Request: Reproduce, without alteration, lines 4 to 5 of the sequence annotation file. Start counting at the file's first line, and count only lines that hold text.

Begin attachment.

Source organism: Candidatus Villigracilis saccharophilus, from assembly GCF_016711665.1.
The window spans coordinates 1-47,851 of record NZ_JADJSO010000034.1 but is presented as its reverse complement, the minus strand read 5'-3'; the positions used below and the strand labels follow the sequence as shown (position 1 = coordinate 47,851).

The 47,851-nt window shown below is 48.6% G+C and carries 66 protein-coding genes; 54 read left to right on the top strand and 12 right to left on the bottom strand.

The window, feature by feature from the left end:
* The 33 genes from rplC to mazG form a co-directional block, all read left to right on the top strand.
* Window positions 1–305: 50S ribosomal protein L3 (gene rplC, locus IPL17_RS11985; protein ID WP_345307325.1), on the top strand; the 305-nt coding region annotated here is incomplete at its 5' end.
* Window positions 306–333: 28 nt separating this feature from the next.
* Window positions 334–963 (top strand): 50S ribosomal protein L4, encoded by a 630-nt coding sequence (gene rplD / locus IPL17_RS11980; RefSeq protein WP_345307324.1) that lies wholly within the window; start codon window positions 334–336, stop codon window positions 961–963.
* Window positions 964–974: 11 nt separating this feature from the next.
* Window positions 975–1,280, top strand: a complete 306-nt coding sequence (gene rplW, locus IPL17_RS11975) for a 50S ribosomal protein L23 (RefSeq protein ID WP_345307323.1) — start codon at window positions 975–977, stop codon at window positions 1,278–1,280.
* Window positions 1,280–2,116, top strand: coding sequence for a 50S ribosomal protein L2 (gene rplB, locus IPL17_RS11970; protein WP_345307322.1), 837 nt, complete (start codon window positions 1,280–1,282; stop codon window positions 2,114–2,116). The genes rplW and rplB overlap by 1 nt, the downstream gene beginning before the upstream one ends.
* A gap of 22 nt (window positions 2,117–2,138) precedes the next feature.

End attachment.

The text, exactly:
The window, feature by feature from the left end:
* The 33 genes from rplC to mazG form a co-directional block, all read left to right on the top strand.